Occupational Skin Disease

Occupational Skin Disease (OSD)

Occupational Skin Disease (OSD) refers to inflammation of the skin, most commonly on the hands but also sometimes involving the arms, feet and face, which is caused by contact with substances in the workplace.

We speak to Associate Professor Rosemary Nixon, Director of Occupational Dermatology Research and Education Centre (ODREC), about her work and the work of ODREC.

Associate Porfessor Rosemary Nixon - Skin Disease Expert

EGO: Thank you for taking the time to talk to us. Can you tell us about ODREC?

RN: The Occupational Dermatology Research and Education Centre was established at the Skin and Cancer Foundation, Victoria in March 2001. ODREC has established an international reputation through both running the Occupational Dermatology Clinic and its research activities. Our aim is to reduce the incidence and impact of OCD in Australia, through research and education about work related skin diseases.

EGO: Can you tell us about some of the research you have conducted on Occupational Skin Disease (OSD)?

RN: In a study just published in the Australian Journal of Dermatology in 2015, we described the characteristics of 2894 patients with OCD assessed over an18-year period. We were able to confirm the importance of OCD as the most common cause of occupational skin disease (OSD), with irritant contact dermatitis being the most common diagnosis. And for the first time in Australia, we were able to calculate the rates of OSD in certain industries. This was the largest study to date describing the clinical characteristics and risk factors for OCD in Australia.

EGO: And did the rates of OSD differ across different industries?

RN: We found that hair and beauty workers were most at risk of Occupational Skin Disease (OSD) followed by machine and plant operators, health-care workers and automobile workers.

We also found a higher incidence of irritant contact dermatitis than allergic contact dermatitis in most occupational groups, with the exception of hair and beauty workers and machine and plant operators, who have an increased exposure to skin allergens.

EGO: Could you tell us the difference between irritant contact dermatitis and allergic contact dermatitis and are they mutually exclusive?

RN: Irritant contact dermatitis is a form of contact dermatitis in which the skin barrier is impaired by repeated exposure to water, soaps, detergents or chemicals such as acids, alkalis and solvents; physical factors such as friction and environmental factors such as heat and sweating. Irritant contact dermatitis occurs when an external chemical or physical agent damages the surface of the skin faster than the skin is able to repair the damage.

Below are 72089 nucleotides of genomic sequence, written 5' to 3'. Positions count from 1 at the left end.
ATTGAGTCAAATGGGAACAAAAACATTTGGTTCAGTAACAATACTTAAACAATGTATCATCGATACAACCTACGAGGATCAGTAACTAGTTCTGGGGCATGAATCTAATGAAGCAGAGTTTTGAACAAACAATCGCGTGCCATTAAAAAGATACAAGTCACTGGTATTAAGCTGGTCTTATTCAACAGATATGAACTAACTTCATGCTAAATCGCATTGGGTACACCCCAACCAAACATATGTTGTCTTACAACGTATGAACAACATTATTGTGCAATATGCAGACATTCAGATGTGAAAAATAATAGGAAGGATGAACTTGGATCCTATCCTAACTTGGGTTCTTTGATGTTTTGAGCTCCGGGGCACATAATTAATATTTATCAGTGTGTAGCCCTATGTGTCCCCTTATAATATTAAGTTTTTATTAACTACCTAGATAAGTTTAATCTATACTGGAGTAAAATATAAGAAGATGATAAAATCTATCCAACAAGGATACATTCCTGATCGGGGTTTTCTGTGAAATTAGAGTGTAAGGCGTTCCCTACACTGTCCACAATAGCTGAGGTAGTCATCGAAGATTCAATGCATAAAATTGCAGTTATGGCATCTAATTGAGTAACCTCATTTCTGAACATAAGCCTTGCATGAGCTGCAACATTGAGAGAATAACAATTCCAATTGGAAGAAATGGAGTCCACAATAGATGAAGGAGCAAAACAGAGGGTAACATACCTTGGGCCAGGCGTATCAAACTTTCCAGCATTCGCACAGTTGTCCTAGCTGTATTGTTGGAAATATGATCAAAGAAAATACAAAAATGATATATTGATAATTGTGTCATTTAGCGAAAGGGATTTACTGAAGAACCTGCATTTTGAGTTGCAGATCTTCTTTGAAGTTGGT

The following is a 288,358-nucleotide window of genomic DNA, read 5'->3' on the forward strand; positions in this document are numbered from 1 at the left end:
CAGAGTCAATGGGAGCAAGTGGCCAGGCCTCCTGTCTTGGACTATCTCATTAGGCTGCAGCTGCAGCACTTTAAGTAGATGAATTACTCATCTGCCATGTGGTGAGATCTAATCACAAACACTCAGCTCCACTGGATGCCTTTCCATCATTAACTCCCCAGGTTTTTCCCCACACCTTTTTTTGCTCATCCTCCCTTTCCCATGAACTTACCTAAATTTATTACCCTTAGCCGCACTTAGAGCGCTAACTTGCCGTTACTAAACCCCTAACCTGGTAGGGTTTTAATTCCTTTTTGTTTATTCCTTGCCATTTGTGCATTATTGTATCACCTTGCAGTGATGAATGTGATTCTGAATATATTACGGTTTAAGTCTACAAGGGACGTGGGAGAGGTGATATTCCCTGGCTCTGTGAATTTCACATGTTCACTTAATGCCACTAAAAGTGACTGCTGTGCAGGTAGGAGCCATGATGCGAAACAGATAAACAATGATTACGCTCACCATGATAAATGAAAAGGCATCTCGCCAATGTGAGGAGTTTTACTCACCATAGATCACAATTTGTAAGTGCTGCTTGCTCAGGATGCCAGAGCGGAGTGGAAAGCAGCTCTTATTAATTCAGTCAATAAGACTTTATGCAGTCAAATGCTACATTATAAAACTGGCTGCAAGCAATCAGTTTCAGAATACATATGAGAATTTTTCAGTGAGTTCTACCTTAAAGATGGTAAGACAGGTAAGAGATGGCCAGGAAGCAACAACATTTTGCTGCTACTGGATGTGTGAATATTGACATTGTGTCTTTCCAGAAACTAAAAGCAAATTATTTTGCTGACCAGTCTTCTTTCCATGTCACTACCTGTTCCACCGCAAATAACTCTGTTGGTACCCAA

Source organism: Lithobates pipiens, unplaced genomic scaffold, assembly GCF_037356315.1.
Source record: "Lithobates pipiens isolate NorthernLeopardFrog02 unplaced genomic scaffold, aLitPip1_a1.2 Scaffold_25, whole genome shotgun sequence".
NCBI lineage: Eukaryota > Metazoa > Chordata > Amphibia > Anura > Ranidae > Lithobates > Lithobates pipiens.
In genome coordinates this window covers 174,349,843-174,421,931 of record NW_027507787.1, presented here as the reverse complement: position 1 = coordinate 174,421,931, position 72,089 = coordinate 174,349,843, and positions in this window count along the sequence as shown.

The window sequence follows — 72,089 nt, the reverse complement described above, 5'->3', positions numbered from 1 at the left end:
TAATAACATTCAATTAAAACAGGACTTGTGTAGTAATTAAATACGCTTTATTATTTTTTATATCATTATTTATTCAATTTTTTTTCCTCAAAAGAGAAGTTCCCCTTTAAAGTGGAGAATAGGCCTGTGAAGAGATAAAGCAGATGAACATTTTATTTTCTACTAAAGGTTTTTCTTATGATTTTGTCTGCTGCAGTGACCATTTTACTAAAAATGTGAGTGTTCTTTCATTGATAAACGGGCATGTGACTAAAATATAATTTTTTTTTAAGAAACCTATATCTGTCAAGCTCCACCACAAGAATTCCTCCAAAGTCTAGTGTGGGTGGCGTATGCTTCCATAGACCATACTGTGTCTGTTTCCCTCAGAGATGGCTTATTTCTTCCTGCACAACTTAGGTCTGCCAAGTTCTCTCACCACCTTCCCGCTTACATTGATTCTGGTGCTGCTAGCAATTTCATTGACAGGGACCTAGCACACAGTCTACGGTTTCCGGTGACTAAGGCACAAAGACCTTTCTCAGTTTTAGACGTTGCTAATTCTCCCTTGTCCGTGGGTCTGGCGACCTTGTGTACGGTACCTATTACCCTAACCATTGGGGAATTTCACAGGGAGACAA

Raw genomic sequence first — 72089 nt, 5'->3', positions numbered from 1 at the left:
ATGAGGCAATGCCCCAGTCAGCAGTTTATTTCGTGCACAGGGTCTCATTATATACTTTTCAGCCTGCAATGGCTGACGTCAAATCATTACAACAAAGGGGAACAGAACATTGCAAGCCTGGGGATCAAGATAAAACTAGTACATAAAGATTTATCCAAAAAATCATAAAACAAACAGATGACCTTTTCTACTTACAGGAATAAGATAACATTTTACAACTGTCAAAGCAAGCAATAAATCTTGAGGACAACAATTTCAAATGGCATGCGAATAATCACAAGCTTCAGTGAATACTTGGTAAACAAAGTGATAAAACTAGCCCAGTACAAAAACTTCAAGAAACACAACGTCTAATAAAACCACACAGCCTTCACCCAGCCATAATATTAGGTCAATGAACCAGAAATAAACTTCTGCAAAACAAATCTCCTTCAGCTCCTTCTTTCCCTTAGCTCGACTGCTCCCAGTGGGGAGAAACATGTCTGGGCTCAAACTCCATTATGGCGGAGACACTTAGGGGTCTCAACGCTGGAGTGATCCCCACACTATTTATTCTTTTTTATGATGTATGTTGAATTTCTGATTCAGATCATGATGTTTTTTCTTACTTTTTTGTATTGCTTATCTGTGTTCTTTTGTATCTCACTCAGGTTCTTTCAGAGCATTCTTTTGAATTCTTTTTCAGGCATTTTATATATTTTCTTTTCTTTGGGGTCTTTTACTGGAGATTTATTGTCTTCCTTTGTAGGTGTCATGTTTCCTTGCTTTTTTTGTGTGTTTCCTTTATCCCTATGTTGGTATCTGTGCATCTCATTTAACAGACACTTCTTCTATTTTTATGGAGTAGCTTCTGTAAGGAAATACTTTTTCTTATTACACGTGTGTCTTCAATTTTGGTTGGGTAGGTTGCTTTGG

Allergic contact dermatitis is an itchy skin condition caused by skin contact with a specific allergen, following sensitization to the allergen. The rash arises some hours after contact with the responsible allergen, and settles down over some days providing the skin is no longer in contact with the allergen.

Irritant contact dermatitis and allergic contact dermatitis are certainly not mutually exclusive! Our research has highlighted the fact that there are often multiple contributing causes of occupational dermatitis. duration of skin contact and the concentration of the allergen, and individual susceptibility.

EGO: What can organisations and individuals do to help reduce the incidence of Occupational Skin Disease (OSD)?

RN: There isn’t any specific OH&S legislation dealing with OSD, so the first step that organisations can do is to take OSD more seriously under their duty of care.

The workplace culture certainly impacts upon the development of contact dermatitis. If the workplace culture is focused towards the prevention of occupational disease, including substitution of hazardous chemicals, then personal protective equipment (PPE) is more likely to be used appropriately.

On an individual level, one should avoid exposure to skin irritants: frequent use of soaps and continual wetting and drying the skin are important causes of skin irritation. Use of moisturising cream especially after work, is also important, to both treat and prevent OCD.

EGO: Thank you, your responses have been invaluable to getting a better grasp of OSD. Where can we go to find out more about OSD?

RN: The ODREC website www.occderm.asn.au is an excellent resource for information about OSD. Thank you for having me.

Occupational Skin Disease (OSD)

Contributor:

Ego is the specialist in skincare, backed by science. We are an established Australian brand that has led the way in the development, manufacture and marketing of innovative skincare products for 60 years. Our mission is to exist for people who want healthy skin.

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